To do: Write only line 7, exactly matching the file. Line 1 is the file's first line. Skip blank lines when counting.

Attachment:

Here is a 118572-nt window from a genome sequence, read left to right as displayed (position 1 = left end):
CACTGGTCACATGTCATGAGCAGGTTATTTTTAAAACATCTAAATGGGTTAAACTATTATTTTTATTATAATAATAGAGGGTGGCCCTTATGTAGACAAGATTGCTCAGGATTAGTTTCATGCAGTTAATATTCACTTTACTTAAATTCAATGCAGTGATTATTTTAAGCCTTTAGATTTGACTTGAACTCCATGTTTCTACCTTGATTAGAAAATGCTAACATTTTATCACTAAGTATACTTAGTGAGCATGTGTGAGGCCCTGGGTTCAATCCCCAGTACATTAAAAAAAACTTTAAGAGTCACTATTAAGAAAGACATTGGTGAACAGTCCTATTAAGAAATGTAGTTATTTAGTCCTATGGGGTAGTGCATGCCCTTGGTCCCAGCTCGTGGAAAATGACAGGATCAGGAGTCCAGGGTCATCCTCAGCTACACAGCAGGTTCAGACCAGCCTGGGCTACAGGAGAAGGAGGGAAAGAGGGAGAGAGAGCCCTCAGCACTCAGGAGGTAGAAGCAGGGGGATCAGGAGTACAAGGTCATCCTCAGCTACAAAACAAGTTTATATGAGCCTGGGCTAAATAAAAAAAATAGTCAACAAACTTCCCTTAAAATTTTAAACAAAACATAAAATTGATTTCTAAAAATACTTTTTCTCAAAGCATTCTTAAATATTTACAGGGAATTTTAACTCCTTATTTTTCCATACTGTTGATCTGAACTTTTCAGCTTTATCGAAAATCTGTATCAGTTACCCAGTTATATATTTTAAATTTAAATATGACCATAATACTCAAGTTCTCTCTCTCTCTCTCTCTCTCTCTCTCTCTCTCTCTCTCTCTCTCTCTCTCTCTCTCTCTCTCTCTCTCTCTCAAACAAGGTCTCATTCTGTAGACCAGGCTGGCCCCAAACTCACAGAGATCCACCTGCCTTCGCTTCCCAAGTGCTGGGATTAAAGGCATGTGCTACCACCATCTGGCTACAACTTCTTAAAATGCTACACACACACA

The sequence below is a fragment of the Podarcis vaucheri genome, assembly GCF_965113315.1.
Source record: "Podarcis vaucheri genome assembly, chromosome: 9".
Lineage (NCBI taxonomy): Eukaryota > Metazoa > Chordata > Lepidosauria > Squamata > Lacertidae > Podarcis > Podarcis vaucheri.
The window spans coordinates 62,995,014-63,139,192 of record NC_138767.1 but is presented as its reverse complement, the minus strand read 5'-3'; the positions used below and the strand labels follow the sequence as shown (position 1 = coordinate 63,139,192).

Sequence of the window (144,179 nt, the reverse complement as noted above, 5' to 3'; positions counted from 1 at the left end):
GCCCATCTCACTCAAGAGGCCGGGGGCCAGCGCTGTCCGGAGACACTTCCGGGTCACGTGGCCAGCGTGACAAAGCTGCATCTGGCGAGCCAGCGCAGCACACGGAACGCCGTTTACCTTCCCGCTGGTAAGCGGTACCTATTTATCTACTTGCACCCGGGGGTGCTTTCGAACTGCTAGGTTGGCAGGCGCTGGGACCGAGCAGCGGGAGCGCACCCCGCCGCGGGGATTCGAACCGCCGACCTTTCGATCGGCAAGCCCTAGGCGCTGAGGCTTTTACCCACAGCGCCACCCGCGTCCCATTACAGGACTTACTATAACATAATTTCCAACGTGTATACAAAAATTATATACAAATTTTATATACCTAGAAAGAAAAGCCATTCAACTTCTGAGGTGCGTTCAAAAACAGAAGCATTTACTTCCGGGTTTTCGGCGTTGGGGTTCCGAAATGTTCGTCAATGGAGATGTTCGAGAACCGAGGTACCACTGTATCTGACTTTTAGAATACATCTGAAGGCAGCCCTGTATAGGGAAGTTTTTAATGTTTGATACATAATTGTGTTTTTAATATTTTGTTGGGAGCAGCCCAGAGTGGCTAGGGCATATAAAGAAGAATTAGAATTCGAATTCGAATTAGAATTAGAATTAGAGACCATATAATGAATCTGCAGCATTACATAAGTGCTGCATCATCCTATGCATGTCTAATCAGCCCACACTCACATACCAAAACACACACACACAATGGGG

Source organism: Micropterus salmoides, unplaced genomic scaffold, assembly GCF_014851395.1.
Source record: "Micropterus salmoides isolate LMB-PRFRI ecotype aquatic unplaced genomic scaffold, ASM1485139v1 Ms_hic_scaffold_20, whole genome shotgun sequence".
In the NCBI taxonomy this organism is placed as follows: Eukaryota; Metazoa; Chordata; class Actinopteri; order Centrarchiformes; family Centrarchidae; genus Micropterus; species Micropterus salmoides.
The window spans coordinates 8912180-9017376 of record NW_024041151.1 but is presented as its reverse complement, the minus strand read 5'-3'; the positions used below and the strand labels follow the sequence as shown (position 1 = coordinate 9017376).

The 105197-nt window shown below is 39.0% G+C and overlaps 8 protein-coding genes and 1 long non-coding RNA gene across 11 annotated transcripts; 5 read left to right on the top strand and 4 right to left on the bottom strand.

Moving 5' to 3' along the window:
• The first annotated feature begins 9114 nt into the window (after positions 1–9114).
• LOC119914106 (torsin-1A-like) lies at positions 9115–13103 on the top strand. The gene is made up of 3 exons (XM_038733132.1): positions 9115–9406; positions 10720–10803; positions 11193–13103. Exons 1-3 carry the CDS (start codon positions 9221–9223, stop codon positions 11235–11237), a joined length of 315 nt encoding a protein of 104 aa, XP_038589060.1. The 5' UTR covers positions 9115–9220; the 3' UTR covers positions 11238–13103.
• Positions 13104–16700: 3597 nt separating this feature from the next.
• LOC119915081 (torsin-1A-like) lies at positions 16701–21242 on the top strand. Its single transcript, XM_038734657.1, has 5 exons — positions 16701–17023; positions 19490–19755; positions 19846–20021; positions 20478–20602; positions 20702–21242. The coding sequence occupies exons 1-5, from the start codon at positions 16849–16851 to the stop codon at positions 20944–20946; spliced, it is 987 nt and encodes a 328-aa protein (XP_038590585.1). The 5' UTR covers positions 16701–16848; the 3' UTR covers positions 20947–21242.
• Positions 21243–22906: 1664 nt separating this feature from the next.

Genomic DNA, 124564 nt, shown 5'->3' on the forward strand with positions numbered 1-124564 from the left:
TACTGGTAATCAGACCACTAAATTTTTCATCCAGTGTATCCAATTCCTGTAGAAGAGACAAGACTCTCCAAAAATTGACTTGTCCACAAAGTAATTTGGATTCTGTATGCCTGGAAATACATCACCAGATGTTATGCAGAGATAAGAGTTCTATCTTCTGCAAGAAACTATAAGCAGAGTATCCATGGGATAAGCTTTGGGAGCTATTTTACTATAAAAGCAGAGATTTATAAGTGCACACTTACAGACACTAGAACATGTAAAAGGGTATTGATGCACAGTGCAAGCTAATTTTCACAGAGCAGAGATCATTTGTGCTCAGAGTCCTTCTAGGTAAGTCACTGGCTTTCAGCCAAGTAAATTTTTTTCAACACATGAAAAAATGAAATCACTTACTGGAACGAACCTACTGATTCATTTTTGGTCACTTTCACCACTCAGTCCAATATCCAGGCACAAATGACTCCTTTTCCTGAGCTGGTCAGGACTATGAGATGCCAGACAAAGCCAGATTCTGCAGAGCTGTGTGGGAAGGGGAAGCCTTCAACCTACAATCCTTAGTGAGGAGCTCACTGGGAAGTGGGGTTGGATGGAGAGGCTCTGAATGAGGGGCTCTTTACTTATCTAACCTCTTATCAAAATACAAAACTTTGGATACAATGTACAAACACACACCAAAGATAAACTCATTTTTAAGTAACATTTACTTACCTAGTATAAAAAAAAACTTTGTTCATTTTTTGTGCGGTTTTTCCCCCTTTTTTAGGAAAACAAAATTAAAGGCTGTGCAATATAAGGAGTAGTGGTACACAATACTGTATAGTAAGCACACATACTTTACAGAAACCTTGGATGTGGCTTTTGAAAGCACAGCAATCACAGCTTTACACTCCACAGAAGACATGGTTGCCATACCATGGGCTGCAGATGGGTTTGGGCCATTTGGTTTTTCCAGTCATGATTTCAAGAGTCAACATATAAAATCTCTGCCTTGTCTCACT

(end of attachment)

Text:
Sequence of the window (144,179 nt, the reverse complement as noted above, 5' to 3'; positions counted from 1 at the left end):